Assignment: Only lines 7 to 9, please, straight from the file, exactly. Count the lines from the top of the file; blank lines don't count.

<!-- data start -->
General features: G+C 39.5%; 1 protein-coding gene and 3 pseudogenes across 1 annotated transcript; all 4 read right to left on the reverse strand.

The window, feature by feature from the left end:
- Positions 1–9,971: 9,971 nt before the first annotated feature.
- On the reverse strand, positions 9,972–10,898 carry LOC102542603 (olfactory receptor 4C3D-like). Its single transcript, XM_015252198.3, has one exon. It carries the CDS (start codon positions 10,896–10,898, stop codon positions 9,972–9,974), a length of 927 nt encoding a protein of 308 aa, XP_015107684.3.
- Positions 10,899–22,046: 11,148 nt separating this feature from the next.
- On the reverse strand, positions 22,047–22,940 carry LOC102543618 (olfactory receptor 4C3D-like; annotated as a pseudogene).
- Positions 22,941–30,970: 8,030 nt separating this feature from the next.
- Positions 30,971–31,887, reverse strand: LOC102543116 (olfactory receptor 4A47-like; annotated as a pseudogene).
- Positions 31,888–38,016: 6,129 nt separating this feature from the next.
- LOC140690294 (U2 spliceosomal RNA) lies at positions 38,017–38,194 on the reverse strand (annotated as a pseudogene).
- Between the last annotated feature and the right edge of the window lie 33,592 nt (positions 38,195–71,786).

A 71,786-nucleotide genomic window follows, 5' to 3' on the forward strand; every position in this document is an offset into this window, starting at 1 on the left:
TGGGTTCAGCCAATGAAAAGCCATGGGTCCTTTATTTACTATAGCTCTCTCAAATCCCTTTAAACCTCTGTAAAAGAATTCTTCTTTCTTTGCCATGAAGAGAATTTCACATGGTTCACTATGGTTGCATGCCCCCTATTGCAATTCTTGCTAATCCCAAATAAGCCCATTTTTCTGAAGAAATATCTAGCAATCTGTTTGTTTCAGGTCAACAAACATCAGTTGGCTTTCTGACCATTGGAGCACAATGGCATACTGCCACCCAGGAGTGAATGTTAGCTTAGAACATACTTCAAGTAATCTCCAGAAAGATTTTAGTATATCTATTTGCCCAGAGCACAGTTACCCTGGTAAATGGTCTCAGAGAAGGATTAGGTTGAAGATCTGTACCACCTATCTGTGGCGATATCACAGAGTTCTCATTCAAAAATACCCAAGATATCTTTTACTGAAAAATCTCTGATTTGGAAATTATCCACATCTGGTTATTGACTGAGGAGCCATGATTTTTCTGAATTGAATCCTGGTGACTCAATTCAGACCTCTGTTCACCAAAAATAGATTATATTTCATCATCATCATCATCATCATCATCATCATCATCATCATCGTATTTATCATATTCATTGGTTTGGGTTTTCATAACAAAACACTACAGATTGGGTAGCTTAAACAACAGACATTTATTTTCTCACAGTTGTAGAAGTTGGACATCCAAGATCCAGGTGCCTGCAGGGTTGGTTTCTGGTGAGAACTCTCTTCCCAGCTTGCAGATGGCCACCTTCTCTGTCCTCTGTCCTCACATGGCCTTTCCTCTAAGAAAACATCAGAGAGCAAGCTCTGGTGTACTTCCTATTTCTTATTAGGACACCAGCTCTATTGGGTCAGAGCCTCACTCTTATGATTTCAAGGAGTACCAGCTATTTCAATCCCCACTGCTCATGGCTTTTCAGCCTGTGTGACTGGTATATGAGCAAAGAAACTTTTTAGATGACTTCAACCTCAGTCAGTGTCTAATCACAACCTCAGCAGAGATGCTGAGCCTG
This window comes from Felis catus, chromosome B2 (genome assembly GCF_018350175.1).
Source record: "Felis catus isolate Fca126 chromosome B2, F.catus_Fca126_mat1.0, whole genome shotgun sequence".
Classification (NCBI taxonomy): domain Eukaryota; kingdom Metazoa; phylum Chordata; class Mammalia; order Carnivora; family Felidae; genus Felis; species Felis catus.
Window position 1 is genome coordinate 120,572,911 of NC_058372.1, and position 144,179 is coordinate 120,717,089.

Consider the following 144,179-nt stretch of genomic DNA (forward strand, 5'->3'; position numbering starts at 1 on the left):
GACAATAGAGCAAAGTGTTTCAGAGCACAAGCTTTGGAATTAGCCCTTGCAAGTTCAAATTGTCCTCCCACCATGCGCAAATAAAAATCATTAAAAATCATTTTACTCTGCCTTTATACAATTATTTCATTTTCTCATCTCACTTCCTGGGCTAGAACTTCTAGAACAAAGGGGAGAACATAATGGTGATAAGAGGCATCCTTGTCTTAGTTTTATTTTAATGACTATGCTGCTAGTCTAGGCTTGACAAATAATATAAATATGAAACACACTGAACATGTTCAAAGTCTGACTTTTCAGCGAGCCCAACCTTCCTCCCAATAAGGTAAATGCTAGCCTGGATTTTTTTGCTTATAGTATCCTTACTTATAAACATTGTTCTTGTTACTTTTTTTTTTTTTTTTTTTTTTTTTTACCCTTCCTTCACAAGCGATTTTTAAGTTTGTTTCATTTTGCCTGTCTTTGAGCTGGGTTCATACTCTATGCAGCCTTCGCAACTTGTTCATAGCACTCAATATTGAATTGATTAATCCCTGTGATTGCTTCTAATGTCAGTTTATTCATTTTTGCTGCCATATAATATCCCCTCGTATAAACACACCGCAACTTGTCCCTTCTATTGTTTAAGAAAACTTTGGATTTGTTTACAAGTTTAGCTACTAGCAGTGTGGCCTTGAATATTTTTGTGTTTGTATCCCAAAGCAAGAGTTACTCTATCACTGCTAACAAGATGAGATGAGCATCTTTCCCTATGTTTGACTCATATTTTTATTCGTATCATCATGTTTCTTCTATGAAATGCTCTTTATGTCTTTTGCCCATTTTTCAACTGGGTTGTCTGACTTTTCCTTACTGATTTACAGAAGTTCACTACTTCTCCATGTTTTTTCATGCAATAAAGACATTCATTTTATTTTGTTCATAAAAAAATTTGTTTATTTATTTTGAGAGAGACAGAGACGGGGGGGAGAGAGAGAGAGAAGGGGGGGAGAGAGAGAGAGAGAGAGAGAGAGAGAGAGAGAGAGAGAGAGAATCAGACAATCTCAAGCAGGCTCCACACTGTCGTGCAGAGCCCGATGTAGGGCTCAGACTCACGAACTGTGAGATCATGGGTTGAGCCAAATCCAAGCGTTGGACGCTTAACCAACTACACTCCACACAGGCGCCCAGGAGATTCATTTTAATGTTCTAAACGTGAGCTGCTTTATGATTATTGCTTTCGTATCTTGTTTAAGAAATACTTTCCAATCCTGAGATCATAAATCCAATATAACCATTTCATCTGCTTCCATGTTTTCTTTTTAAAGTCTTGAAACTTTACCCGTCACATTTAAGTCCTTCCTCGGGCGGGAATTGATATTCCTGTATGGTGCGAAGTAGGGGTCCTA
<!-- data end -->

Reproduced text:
- Positions 22,941–30,970: 8,030 nt separating this feature from the next.
- Positions 30,971–31,887, reverse strand: LOC102543116 (olfactory receptor 4A47-like; annotated as a pseudogene).
- Positions 31,888–38,016: 6,129 nt separating this feature from the next.